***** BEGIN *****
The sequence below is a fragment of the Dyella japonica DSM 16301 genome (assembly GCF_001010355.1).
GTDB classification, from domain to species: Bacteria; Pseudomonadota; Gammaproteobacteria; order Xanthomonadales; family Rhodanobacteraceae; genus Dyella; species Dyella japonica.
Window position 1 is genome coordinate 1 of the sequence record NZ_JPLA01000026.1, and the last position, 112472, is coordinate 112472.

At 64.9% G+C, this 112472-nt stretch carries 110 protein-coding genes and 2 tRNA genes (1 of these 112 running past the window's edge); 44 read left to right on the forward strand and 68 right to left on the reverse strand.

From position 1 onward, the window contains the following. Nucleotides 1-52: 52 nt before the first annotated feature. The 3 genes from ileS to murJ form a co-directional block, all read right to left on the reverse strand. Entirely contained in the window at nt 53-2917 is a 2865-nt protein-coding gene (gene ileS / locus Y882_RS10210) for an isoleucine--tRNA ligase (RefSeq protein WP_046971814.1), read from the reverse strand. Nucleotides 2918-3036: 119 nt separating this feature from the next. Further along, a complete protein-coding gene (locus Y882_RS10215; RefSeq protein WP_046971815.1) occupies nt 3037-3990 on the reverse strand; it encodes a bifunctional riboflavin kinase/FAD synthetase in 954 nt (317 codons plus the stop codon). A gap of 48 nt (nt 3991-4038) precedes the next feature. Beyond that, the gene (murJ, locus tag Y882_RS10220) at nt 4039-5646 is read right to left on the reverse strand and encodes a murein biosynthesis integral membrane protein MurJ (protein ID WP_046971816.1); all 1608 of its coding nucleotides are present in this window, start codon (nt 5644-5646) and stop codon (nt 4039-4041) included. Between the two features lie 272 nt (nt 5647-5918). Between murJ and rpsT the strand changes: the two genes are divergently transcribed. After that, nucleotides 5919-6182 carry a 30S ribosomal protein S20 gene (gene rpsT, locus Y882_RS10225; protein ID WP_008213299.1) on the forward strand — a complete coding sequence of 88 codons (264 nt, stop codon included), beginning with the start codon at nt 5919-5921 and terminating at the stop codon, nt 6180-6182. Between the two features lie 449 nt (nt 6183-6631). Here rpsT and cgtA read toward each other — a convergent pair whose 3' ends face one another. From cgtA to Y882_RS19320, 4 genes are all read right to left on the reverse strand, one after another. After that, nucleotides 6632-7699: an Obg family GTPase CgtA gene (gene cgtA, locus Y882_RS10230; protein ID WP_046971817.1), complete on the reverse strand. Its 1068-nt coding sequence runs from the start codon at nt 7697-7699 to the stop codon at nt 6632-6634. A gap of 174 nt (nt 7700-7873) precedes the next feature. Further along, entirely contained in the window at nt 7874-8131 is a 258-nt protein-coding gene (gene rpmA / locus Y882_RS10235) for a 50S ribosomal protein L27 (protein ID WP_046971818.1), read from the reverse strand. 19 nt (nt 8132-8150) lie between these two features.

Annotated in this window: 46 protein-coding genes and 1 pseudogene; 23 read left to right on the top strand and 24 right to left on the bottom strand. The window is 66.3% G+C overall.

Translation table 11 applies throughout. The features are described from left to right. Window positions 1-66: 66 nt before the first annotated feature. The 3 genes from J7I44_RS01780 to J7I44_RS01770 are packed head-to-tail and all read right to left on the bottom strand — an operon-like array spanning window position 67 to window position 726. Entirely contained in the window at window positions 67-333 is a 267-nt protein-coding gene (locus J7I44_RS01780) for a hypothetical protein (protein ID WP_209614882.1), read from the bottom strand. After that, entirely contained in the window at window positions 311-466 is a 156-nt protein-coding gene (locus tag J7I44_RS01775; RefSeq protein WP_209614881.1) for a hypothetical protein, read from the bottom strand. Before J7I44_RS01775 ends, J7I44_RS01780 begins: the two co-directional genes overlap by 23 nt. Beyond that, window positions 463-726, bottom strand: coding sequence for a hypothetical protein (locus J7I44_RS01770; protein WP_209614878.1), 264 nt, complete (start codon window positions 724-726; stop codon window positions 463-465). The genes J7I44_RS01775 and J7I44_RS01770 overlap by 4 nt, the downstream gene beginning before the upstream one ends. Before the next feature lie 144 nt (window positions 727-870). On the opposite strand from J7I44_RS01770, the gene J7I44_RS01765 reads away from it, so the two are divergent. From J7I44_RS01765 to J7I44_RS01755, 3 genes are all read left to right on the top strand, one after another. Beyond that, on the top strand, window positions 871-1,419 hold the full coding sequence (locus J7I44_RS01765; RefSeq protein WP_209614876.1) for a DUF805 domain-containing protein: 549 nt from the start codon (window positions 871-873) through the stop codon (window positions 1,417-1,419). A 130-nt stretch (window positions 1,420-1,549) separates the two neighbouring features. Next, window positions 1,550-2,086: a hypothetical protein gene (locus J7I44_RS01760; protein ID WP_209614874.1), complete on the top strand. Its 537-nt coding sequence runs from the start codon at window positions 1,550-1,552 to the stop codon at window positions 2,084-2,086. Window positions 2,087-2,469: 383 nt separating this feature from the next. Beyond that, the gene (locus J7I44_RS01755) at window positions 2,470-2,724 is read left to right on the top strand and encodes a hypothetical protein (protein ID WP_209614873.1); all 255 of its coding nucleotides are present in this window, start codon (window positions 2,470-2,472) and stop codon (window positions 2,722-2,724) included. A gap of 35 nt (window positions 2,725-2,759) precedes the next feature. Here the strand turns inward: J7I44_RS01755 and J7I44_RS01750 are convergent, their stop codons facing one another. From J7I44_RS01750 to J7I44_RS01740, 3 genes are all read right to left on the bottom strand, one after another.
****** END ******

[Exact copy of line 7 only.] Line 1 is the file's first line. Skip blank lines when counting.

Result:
Translation table 11 applies throughout. The features are described from left to right. Window positions 1-66: 66 nt before the first annotated feature. The 3 genes from J7I44_RS01780 to J7I44_RS01770 are packed head-to-tail and all read right to left on the bottom strand — an operon-like array spanning window position 67 to window position 726. Entirely contained in the window at window positions 67-333 is a 267-nt protein-coding gene (locus J7I44_RS01780) for a hypothetical protein (protein ID WP_209614882.1), read from the bottom strand. After that, entirely contained in the window at window positions 311-466 is a 156-nt protein-coding gene (locus tag J7I44_RS01775; RefSeq protein WP_209614881.1) for a hypothetical protein, read from the bottom strand. Before J7I44_RS01775 ends, J7I44_RS01780 begins: the two co-directional genes overlap by 23 nt. Beyond that, window positions 463-726, bottom strand: coding sequence for a hypothetical protein (locus J7I44_RS01770; protein WP_209614878.1), 264 nt, complete (start codon window positions 724-726; stop codon window positions 463-465). The genes J7I44_RS01775 and J7I44_RS01770 overlap by 4 nt, the downstream gene beginning before the upstream one ends. Before the next feature lie 144 nt (window positions 727-870). On the opposite strand from J7I44_RS01770, the gene J7I44_RS01765 reads away from it, so the two are divergent. From J7I44_RS01765 to J7I44_RS01755, 3 genes are all read left to right on the top strand, one after another. Beyond that, on the top strand, window positions 871-1,419 hold the full coding sequence (locus J7I44_RS01765; RefSeq protein WP_209614876.1) for a DUF805 domain-containing protein: 549 nt from the start codon (window positions 871-873) through the stop codon (window positions 1,417-1,419). A 130-nt stretch (window positions 1,420-1,549) separates the two neighbouring features. Next, window positions 1,550-2,086: a hypothetical protein gene (locus J7I44_RS01760; protein ID WP_209614874.1), complete on the top strand. Its 537-nt coding sequence runs from the start codon at window positions 1,550-1,552 to the stop codon at window positions 2,084-2,086. Window positions 2,087-2,469: 383 nt separating this feature from the next. Beyond that, the gene (locus J7I44_RS01755) at window positions 2,470-2,724 is read left to right on the top strand and encodes a hypothetical protein (protein ID WP_209614873.1); all 255 of its coding nucleotides are present in this window, start codon (window positions 2,470-2,472) and stop codon (window positions 2,722-2,724) included. A gap of 35 nt (window positions 2,725-2,759) precedes the next feature. Here the strand turns inward: J7I44_RS01755 and J7I44_RS01750 are convergent, their stop codons facing one another. From J7I44_RS01750 to J7I44_RS01740, 3 genes are all read right to left on the bottom strand, one after another.